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Health

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Consumers’ share of health costs falls

It might be small comfort for those buried under medical bills, but the consumer’s share of the total U.S. health care outlay is dropping, according to government spending statistics.

This comes after a decade of drifting toward higher-deductible plans, higher co-pays, health savings accounts and other defined benefit plans – all designed to insulate employers from rising costs and give consumers more “skin in the game” and thus more impetus to shop wisely and, in theory, cut medical expenses.

Private employers have shifted some expense to employees and their families, but employer-provided health plans cover only half of U.S. population. The rest are covered by individually purchased plans, Medicare or Medicaid – or aren’t covered at all.

Add it all up, and the consumer share of the nation’s total health care spending dropped slightly to 27.7 percent in 2011, down from 32 percent in 2000, even as the total cost of care continues to rise.

That means the rest of the payers – especially state and federal governments – are picking up more of the nation’s $2.7 trillion medical bill.

The consumer’s share, according to calculations made by the U.S. Department of Health and Human Services, is made up of three major categories: insurance premiums, co-pays and out-of-pocket deductible costs and Medicare payroll taxes.

While the consumer’s share of the bill may be smaller, it doesn’t mean that health care costs are going down. Household health expenses are still growing at a rate that outpaces income growth. Before the recession, household health spending accounted for 6 percent of income. It has been creeping up since.

Out-of-pocket spending growth slowed during the recession.

Prescription drug costs, for example, have moderated over the last six or seven years, said Peter Cunningham, director of quantitative research at the Center for Studying Health System Change in Washington, D.C.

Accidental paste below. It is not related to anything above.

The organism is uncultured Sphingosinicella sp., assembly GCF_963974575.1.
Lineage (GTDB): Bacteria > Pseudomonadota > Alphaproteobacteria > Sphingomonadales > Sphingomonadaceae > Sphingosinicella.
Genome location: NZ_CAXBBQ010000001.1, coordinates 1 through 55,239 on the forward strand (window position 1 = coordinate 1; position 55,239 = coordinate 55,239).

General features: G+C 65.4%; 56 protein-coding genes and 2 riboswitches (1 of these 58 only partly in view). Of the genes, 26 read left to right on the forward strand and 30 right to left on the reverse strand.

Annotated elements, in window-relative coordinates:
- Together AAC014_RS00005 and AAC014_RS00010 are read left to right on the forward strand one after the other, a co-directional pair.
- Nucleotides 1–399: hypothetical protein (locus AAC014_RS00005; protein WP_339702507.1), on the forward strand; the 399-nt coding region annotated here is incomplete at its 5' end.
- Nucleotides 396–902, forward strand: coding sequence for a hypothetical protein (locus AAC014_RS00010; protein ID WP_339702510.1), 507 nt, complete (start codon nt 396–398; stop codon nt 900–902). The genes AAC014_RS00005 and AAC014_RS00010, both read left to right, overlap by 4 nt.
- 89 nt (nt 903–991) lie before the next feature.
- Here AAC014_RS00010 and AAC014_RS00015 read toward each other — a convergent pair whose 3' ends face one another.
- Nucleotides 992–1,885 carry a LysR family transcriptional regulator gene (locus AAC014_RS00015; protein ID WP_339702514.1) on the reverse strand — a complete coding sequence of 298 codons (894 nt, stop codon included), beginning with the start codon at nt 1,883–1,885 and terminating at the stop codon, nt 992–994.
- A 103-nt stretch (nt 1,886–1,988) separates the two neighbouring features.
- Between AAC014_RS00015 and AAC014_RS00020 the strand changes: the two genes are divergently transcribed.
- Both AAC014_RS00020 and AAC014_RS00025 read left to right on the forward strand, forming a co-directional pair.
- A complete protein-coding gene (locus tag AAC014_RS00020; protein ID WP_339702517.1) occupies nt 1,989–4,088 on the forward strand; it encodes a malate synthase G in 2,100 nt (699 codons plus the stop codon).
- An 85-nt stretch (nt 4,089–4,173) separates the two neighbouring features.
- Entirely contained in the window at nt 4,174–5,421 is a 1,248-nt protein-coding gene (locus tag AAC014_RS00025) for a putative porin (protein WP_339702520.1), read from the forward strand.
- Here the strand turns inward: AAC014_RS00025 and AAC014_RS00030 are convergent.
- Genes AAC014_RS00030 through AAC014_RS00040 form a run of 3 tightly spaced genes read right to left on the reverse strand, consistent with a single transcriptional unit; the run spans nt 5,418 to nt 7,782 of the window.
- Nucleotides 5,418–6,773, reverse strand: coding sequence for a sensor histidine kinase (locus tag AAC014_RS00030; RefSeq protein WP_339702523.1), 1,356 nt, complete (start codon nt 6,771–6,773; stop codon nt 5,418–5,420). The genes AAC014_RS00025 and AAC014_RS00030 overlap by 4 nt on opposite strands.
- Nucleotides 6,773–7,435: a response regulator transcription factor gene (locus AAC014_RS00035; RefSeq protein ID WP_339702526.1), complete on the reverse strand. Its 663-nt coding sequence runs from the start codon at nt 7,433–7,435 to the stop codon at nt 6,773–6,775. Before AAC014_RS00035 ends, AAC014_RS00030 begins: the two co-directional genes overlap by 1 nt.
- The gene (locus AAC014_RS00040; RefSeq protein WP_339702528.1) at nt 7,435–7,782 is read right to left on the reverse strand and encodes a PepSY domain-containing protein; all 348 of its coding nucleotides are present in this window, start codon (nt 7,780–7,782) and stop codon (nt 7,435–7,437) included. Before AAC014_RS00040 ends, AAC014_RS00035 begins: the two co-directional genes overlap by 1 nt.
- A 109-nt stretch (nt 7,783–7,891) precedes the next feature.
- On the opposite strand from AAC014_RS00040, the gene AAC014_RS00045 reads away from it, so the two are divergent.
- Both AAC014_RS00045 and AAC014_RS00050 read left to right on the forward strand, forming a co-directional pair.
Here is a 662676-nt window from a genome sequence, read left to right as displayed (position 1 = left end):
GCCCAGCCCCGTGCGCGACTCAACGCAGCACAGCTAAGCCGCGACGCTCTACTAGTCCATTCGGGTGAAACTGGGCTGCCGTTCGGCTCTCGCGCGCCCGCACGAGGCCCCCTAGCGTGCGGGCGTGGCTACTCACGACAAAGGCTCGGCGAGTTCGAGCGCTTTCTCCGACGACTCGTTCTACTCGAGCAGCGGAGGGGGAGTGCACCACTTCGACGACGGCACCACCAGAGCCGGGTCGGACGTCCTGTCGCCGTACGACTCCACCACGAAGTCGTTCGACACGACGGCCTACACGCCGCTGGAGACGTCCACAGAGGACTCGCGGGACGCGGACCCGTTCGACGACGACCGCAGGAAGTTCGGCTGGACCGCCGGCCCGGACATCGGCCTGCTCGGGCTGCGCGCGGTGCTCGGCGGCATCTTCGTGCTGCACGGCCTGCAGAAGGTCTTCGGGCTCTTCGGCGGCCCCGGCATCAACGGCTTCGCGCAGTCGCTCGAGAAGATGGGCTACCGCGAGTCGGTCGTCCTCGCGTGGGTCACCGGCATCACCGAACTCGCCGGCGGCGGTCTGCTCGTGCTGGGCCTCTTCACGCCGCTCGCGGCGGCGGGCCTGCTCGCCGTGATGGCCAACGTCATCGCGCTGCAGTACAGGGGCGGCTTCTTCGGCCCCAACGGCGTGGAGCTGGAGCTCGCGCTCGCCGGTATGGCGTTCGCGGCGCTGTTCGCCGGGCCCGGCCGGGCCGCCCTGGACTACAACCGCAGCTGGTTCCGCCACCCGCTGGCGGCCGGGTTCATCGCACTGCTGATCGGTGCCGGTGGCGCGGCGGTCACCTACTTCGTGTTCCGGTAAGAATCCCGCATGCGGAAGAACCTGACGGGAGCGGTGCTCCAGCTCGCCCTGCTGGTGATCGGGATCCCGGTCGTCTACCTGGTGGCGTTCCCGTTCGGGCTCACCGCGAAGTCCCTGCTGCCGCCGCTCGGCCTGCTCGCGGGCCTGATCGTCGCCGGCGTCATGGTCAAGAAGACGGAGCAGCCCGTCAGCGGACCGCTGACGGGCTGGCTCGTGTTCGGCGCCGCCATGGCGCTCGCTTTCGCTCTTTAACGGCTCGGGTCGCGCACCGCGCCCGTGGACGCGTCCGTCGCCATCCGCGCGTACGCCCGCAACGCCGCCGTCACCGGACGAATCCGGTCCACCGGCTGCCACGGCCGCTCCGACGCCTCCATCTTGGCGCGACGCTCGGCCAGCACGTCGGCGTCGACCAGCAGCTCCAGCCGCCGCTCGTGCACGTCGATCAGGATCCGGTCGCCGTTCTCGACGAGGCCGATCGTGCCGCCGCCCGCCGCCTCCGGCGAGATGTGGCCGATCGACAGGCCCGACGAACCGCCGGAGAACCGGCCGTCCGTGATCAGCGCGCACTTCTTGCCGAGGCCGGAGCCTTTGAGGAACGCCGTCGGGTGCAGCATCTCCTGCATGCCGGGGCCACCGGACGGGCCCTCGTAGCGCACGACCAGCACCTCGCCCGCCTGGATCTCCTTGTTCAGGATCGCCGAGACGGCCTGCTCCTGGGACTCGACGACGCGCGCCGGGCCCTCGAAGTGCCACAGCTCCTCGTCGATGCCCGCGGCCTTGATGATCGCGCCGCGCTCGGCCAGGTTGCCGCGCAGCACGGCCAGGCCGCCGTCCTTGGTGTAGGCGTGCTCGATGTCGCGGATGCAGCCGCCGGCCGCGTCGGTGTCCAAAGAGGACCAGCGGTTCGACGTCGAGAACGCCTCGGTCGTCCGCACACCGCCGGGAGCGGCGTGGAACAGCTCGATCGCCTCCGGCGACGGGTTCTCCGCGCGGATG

Factors in that include insurers pushing patients from brand name drugs to generics; retail chains selling $4 prescriptions as loss-leaders; Medicare adding a prescription benefit a decade ago where none had existed before for seniors; and patents expiring on some popular brand-name medications.

“Maybe at first it seems a little bit surprising,” Cunningham said. “They’re kind of countervailing trends. … Purchasers are trying to push some costs onto workers,” while insurers and state-level payers themselves are broadening benefits, adding, for example, comprehensive mental health coverage, something that was sporadic before the 1990s.

In other words, “Everybody is paying more,” he said. Since 2007, he said, federal health spending has grown three times faster than consumer health spending.

But what of the private employer insurance market, through which much of the under-65 population still gets its health insurance?

In 2000, employers paid for 74.7 percent of the employee’s health insurance premiums. By 2011, that number was down to 70.6 percent – suggesting that employers’ efforts to push more cost onto employees are having the desired effect.

And employers have also had success at getting employees to take on higher deductibles, in addition to those higher premiums. The Kaiser Family Foundation, which tracks health trends and statistics, says that today one in three workers has a plan with a deductible of at least $1,000, which is up from one in 10 in 2006.

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